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After nearly a century, Gayety's closes for good

After nearly a century, Gayety's closes for good

From the Recap: A look at businesses that closed in Northwest Indiana in 2018 series

The Region institution Gayety's survived the Great Depression, the Great Recession, a world war, bankruptcy, a faltering franchise, population shifts further south and a societal shift toward healthier eating.

But nearly 100 years after opening in Chicago, the popular chocolate shop and ice cream parlor has served its last scoop and sold its last box of Valentine's Day chocolates for a beloved sweetheart. The 98-year-old business is closing both its Schererville and flagship Lansing locations just four years after surviving bankruptcy.

"You may have noticed we have had our doors closed in recent weeks," Gayety's said in a Facebook post. "We were trying to find a solution to keep the doors of Gayety’s Chocolates & Ice Cream open. Unfortunately, after 98 great years, we have officially closed. We want to give a big thank you to all our customers for a wonderful 98 years! It has been an absolute pleasure serving this community!"

The owners did not return messages.

Gayety's had hung up "closed for remodeling" signs outside its stores, but no apparent remodeling was visible through the windows.

Founded on the South Side by the newly arrived immigrant James Papageorge in 1920, Gayety's was known for its homemade ice cream and hand-dipped gourmet chocolate, which was sold in downtown Chicago hotels like the Four Seasons and the Ritz Carlton and online internationally to customers in places like Costa Rica and Mexico. USA Today named it one of the top 50 ice cream parlors in the country and the best in Illinois.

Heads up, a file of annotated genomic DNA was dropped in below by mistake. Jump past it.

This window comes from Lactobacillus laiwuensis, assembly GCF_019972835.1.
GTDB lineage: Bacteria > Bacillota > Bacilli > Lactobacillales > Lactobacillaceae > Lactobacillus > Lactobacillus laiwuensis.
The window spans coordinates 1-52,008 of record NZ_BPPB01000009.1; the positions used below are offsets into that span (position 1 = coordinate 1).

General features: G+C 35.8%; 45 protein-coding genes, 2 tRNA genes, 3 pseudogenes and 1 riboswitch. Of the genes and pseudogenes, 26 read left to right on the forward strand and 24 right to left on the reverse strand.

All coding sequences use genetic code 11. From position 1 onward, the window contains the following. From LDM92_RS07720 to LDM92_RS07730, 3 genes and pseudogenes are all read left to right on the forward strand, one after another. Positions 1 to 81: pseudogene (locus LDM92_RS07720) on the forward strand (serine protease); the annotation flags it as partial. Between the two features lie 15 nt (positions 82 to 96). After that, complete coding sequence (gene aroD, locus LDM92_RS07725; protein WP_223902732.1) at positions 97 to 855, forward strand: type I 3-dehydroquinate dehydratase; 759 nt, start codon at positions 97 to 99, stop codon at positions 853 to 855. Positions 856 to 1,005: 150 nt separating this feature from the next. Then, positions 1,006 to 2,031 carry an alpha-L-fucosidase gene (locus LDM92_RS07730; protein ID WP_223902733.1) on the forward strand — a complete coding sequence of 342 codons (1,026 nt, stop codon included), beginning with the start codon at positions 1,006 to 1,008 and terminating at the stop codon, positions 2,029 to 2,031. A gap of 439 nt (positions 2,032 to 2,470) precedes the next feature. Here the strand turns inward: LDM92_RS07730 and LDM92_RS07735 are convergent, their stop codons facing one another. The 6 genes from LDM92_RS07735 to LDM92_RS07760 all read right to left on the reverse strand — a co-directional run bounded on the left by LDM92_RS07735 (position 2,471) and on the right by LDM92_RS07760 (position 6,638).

Generations of Region residents bought chocolate there for Valentine's Day or holiday gifts, though some complained about high prices.

Gayety's moved to downtown Lansing in 2003, where it was a popular hangout spot for teens and families. 

It expanded to Schererville in 2011, and that outpost on Indianapolis Boulevard and Main Street closed and reopened in 2014 when the franchisee pulled out. The third-generation family-owned business filed for bankruptcy months later, reporting between $1 million and $10 million in debt, and just $139,000 in assets at the time.


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Business Reporter

Joseph S. Pete is a Lisagor Award-winning business reporter who covers steel, industry, unions, the ports, retail, banking and more. The Indiana University grad has been with The Times since 2013 and blogs about craft beer, culture and the military.

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